Finding Audrey

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Kinsella, S. (2015). Finding Audrey. New York, NY: Delacorte Press.

978-0553536515

Hardcover-$18.99 (Barnes & Noble)

This title is also available in Kindle and Audible formats

 

A reclusive girl’s life revolves around her home and family after a traumatic incident at school.

Audrey’s family is a bit dysfunctional. Her older brother is obsessed with video games, her younger brother is a hyper little kid that thinks he knows everything, her mother is addicted to the Daily Mail, and her father hides in his office so he can check out cars on the Internet while avoiding his wife’s drama. Then there is Audrey, the reclusive girl in the dark sunglasses that doesn’t talk to anyone aside from her family and her therapist.

“Every time you freeze in fright, that’s your lizard brain taking over. It’s called the lizard brain because we all had one of these even when we were lizards, apparently” (p.76).

Audrey’s “stupid lizard brain” keeps her from making any progress with her anxiety disorder, but her brother’s friend Linus might be the push she needs.

See what Sophie has to say about her new book

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I’ll Meet You There

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Red, vintage, neon motel sign on blue sky; Shutterstock ID 95002717

Demetrios, H. (2015). I’ll Meet You There. NewYork, NY: Henry Holt and Company.

9780805097955

Hardcover-$13.68 (Amazon)

The title is also available in Paperback and Kindle formats

 

A quirky motel in the middle of nowhere offers an escape for two teens working through their painful personal problems.

Skylar can’t wait to get out of Creek View. Who could blame her when the alternative is to stay in the trailer park, get knocked up, and work as a waitress in the middle of nowhere. Sky has spent her high school career working hard to get into art school, while also working the desk at a local motel to save up enough to get out of town. As if doing all of that isn’t tough enough, she also has to deal with the loss of her father and her emotionally unstable mother.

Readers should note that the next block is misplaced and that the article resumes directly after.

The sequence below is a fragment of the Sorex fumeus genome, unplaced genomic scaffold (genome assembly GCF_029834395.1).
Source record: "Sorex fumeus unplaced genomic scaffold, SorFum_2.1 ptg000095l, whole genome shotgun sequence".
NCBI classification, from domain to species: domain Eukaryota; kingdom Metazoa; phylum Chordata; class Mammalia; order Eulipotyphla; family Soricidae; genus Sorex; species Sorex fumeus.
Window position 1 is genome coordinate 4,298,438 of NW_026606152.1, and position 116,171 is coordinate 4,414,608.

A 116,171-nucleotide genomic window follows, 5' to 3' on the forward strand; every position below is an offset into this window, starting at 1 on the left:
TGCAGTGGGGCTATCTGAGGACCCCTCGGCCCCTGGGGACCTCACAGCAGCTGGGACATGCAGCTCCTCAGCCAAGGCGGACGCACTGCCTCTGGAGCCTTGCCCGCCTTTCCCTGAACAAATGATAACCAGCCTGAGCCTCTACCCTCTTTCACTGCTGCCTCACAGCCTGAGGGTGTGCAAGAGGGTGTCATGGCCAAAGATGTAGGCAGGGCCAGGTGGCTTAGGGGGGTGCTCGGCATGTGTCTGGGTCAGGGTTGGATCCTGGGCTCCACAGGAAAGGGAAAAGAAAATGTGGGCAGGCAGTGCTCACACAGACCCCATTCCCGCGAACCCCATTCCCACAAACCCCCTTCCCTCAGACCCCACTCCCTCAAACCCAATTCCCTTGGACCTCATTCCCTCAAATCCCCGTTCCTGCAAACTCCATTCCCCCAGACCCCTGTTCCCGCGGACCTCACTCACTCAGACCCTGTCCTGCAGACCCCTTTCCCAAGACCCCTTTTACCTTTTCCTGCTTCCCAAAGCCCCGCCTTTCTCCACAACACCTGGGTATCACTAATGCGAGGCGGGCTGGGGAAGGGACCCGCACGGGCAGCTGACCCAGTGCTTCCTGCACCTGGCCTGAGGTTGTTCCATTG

Of course, things get interesting when the town hero gets back from his military tour overseas with his own baggage. Skylar and Josh somehow manage to create an unlikely friendship while fighting their demons. Between her mixed feelings toward Josh and things getting worse at home, will Skylar give up everything she has worked for?

Heather Demetrios highlights the hardships of teens trying to make their own way in the world, while also framing the struggle of living with physical and emotional disabilities.

More Happy Than Not

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Silvera, A. (2015). More Happy Than Not. New York, NY: Soho Press.

978-1616955601

Hardcover-$12.74 (Barnes & Noble)

This title is also available in Paperback, Kindle, and Audible formats

 

Awards/Honors: Booklist Top 10 LGBTQ for Youth; Booklist 2015 Top 10 First Novels for Youth; SLJ’s Best Books of 2015, Young Adult; Kirkus Reviews Best Books of 2015, Teen; Booklist Best Young Adult Books of 2015

Life has dealt Aaron a pretty rough hand and he is trying to figure out who he really is.

More Happy Than Not covers the dark, gritty feelings of Aaron, a teenage boy dealing with a family member’s suicide, as well as his attempt on his own life. As if this isn’t hard enough for a teenager to deal with, he starts having feelings for his new friend, Thomas. Aaron becomes confused because he still loves his girlfriend, but he can’t deny this new attraction. All of these feelings become overwhelming and come with some brutally unfair consequences. Blank considers taking the easy way out by having his memory altered, but is it really worth losing his identity to be “happy”?

This book covers some pretty tough subjects, but they are realistic feelings and emotional struggles that teenagers deal with on a regular basis. Silvera’s debut novel is essential for anyone trying to figure out his or her own identity. It lets teens know that they aren’t alone and it is okay to be yourself, whoever you are. Do you have any memories that you would want erased or do you feel those memories help make you who you are?

Take a look at this Epic Reads interview to see what Adam Silvera had to say about diversity in YA